NEW YORK — "Black Jesus," a live-action comedy series airing on Adult Swim, drew swift condemnation before its premiere in early August. Some Christians, after viewing a three-minute trailer, blasted Aaron McGruder's satirical portrayal of their lord and savior as a weed-smoking, foul-mouthed black man living in Compton, California. Some among the "violently offended" called "Black Jesus" blasphemous, disrespectful to African Americans, and just all around a bad idea.
But others, who have viewed more than the trailer that sparked much of the hullabaloo, say "Black Jesus" is not all that bad — and certainly not worth mounting a boycott against, as some ticked off Christians have called for.
McGruder is known for his unapologetically aggressive and satirical comic-turned-animated series "The Boondocks." He is executive producer of "Black Jesus," with Mike Clattenberg ("Trailer Park Boys") directing and as well as joining McGruder and Mike O'Neill as writers.
"Black Jesus" features a towering, long-haired Gerald "Slink" Johnson in the title role. He hangs out with a small ne'er–do–well but loyal crew that he gets high with, appears to mooch off of and inspires to do good deeds — like building a community garden (where they can also grow marijuana). But behind the cloud of weed smoke and detonated f-bombs, Slink's Jesus comes across as sincere in his mission to spread love and kindness, shows the utmost faith in his heavenly father, and is eager for his crew and Compton Garden neighbors to shed their vain, coveting and selfish ways.
"It's not a preachy show, but Jesus preaches all the time, because he's Jesus," McGruder told a reporter on the set of a "Black Jesus" shoot. "And as much as it may seem to be a completely upside-down depiction, the more we do it, the more it feels honest, sincere and actually grounded in what Jesus is supposed to be about. It's only because this story has been hijacked for so long, that the idea of Jesus as an actual poor person seems crazy. So really this is a show about people who are just like anyone else, except they don't have s---. And in many ways, Jesus' message is that you don't need s---, you just need love and kindness."
Admirable. But at least one New York City resident wasn't buying it.
"The first thought that came to my mind is, 'OK, here again the world is making fun of God.' But then Jesus said not everybody would accept him, you know," a woman named Betty told The Christian Post. She shared her views with CP at the site of a "Black Jesus" mural-styled ad on the exterior of a building in Williamsburg, Brooklyn, one of NYC's five boroughs.
"Even though Jesus came to save the world, Jesus did say that not everybody would accept him. And he did also say that people would use his name in all kinds of ways," added Betty, who did not provide her last name.
Taking a final look at the mural, she declared, "It looks like buffoonery."
To be fair, Betty had not actually watched an episode of "Black Jesus" before she spoke with CP. Her opinion was mostly informed by the mural and by watching a snippet of the trailer (you can watch an abbreviated trailer below).
Eric Canaday, an author and pastor in Aurora, Colorado, did watch the premiere episode, twice, and seemed to find "Black Jesus" bittersweet.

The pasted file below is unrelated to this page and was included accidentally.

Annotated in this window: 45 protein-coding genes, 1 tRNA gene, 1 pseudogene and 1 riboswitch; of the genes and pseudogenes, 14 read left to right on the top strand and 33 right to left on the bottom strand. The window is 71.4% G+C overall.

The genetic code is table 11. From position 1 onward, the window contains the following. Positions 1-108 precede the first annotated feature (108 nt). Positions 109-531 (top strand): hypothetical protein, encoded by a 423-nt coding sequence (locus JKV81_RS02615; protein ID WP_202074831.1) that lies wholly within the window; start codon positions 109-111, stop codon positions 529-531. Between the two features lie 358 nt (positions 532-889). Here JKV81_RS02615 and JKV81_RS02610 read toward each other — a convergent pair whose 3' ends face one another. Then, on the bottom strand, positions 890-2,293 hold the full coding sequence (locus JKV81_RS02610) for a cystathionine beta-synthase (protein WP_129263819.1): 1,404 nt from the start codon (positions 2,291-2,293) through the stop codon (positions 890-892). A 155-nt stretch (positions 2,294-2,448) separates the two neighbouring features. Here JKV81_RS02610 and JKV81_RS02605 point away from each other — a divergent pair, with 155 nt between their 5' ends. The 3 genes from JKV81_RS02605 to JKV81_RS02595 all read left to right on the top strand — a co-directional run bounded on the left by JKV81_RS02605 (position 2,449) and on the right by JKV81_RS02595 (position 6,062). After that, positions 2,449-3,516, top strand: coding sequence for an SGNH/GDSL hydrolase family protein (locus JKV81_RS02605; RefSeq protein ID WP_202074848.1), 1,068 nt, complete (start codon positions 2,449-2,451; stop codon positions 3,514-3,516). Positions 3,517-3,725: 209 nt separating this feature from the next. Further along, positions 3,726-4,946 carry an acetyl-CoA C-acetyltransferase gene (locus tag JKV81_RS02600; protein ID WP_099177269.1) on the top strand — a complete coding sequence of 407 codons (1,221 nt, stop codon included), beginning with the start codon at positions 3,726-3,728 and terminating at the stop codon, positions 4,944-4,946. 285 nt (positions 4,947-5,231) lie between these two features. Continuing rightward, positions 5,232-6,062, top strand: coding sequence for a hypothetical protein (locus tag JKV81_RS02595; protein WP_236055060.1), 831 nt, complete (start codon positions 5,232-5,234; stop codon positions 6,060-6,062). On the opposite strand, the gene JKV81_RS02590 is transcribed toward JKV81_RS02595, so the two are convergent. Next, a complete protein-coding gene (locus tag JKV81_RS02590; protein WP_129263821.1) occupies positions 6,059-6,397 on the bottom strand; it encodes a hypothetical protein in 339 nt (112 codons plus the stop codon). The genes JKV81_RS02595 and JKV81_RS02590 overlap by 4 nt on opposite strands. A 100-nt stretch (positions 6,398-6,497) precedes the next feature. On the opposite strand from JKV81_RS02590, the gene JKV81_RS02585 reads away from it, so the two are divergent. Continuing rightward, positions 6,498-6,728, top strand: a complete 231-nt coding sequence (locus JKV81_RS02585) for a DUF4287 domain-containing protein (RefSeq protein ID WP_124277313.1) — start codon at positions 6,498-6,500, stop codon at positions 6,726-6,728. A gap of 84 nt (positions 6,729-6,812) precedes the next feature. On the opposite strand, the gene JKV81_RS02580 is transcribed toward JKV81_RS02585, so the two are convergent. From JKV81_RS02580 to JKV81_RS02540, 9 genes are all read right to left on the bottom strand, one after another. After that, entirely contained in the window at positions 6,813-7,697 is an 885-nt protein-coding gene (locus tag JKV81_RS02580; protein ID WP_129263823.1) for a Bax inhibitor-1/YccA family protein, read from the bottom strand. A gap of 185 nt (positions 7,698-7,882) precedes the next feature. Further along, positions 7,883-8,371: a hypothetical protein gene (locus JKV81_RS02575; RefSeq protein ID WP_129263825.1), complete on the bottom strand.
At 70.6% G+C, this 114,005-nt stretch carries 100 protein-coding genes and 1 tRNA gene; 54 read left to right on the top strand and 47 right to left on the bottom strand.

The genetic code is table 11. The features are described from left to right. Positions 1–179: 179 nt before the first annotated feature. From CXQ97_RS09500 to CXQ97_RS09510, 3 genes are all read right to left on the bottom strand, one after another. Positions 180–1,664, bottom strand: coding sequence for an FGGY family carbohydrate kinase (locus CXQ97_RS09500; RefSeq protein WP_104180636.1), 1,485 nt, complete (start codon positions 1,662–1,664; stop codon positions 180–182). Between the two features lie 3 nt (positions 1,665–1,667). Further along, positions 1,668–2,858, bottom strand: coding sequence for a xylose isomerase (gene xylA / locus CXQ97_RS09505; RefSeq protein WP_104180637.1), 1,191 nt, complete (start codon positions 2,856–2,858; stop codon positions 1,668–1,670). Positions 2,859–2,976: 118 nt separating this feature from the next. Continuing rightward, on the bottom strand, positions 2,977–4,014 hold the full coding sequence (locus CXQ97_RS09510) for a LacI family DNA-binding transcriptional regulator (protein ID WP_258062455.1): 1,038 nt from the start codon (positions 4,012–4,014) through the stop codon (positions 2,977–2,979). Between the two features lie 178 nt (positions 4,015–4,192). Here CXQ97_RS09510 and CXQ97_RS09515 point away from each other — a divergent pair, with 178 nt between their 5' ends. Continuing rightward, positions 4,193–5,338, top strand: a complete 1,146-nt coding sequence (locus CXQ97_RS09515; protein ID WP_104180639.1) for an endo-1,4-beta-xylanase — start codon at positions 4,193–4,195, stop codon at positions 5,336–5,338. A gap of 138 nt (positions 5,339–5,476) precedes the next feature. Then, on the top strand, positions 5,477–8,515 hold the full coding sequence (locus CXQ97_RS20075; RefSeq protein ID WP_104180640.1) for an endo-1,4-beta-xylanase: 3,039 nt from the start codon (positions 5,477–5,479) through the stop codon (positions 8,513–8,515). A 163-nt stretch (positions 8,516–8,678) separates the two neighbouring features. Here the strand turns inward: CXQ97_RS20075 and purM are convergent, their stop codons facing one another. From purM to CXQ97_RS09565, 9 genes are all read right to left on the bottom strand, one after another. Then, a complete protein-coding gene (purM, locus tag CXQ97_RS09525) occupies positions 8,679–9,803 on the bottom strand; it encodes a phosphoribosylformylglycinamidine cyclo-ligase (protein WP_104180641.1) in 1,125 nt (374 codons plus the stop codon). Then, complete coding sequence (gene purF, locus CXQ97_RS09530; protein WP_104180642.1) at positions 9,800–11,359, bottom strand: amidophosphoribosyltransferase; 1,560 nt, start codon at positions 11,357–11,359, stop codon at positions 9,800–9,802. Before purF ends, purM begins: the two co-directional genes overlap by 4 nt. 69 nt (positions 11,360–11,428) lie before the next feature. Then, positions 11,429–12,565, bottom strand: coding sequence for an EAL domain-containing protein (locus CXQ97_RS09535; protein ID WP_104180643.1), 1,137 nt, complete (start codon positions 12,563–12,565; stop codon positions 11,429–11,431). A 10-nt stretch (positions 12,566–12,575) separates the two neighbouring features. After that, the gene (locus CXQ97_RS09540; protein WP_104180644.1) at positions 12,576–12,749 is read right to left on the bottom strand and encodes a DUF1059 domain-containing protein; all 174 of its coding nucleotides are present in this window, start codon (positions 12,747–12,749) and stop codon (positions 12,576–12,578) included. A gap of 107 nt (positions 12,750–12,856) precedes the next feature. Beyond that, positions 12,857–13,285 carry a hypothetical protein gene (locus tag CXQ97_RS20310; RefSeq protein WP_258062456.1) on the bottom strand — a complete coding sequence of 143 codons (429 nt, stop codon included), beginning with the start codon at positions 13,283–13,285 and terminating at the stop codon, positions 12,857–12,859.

"I think it was ignorant. I think it was wrong. But I do believe that the show was honest," Canaday told CP.
"When you think about people's faith in God or religion or even in Jesus Christ, many times Jesus Christ shows up in situations that really aren't ideal. So if you have someone who's grown up in the hood, or in Compton — now I'm not from Compton, so I can't speak for Compton. But I did grow up in a single-parent household with a lot of friends and family members who were maybe involved in drug culture or close to some issues of homelessness. And the message that you get, especially if you grow up in church, is that God cares, Jesus cares. And this Jesus is the type of Jesus that shows up in a place of struggle, with some compassion but with honesty."
He added, "I've been around people, or grown up with people, who would talk about Jesus one second, and then use cuss words the next moment. And that is just a true reflection of how people process and view Jesus. The show is funny."
But TV and Film critic and "Boondocks" fan ReBecca Theodore-Vachon isn't laughing.
"I really had high exceptions for 'Black Jesus,' and I understand the controversy. The idea of a black Jesus, living in Compton, smoking weed, drinking forties, so I was like, 'OK, well let's see what Aaron is gonna do with it.' But I don't know that... It's not his best work," she told CP.
McGruder can't actually count Bill Donohue as a fan, but the president of the activist organization the Catholic League, known for railing against troublesome pop portrayals of Christianity, surprisingly referred to the "Black Jesus" title character as a "mixed bag" with "many redeeming qualities."
Donohue, who had watched at least two episodes of "Black Jesus" before talking with CP, acknowledged that his views on the Adult Swim series might cause some conservative Christian critics to snicker. He believes a boycott should be used as a "weapon of last resort."
He explained, "One of the reasons that I took the position that I did on 'Black Jesus' [is] I want to try and show [that] the Catholic League is not going to be reflexively against everything that Hollywood does that makes us maybe wince a little bit."
Though skeptical at first and expecting to be hit with "another one of these trashy Jesuses," Donohue said he was able to watch "Black Jesus" and look past the off-color language and mannerisms because the lead character's divinity is recognized.
"What matters to us...is the presentation of Jesus. And Jesus does come across in terms of his own presentation as being Jesus," said Donohue. "He's kind, he's respectful, he asks people to reach out to people. He's very forgiving."
Most importantly, "They don't make fun of Jesus."